John Bowler, manger of the Schroder Global Healthcare fund, said: “Companies such as Johnson & Johnson and Smith & Nephew are committed to improving patient outcomes through robotic surgery usage and the value of surgical robots is being increasingly realised among practitioners. Smith & Nephew’s Navio, for example, is generating better mobility after ligament-sparing knee procedures.”

US healthcare giant Johnson & Johnson gives exposure to the robotics theme via its recent acquisition of Orthotaxy, a software enabled robotic technology company. Johnson & Johnson also has exposure through Verb Surgical, a joint venture with Alphabet. Verb is seeking to “democratise surgery” in emerging as well as developed nations through an end-to-end digital platform for surgery aimed at improving patient outcomes, in part through the use of robotics but also through data analysis and improved hospital efficiency.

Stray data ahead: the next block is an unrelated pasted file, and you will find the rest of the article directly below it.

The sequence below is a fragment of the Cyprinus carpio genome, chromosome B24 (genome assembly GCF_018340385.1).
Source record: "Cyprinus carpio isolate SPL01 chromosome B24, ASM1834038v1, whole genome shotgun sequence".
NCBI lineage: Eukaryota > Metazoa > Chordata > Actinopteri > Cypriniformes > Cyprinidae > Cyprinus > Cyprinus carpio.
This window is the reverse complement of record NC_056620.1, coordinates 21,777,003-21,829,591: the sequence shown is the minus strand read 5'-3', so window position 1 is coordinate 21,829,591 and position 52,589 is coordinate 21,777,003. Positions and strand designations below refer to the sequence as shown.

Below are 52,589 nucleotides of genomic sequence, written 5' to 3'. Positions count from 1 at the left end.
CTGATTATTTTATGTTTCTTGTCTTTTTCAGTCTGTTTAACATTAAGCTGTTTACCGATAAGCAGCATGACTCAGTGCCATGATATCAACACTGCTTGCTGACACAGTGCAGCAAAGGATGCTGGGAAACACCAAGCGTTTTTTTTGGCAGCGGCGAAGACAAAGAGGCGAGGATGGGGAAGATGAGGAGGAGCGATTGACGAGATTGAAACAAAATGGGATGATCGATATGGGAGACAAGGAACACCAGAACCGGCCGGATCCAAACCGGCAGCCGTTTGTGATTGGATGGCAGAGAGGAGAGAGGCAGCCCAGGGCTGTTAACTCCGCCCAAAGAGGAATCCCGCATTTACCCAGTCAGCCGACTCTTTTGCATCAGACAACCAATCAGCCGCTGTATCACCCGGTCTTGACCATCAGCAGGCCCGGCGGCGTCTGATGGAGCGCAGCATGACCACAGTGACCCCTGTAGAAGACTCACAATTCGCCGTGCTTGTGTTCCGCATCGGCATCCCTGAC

We may be in the early stages of robotic surgery, but the signs are that this trend will have a material impact on healthcare. It offers the potential to enhance accuracy and thus generate efficiencies and, more crucially, improve patient outcomes.

Companies positioning themselves at the forefront of innovations in surgical technology in both developed and developing markets stand to reap the benefits over the long-term - along with their investors.


*Statista forecast the surgical robots market to grow from US$5.1 billion in 2017 to US$12.6 billion by 2025 – a compound annual growth rate of 13.8% – with the number of robotic-assisted surgeries set to double by 2020.

**Source: GCiS, China’s Robotics Market (2016).


Olly Cairns

Olly Cairns

Assistant Portfolio Manager

This article is issued by Cazenove Capital which is part of the Schroders Group and a trading name of Schroder & Co. Limited, 1 London Wall Place, London EC2Y 5AU. Authorised by the Prudential Regulation Authority and regulated by the Financial Conduct Authority and the Prudential Regulation Authority.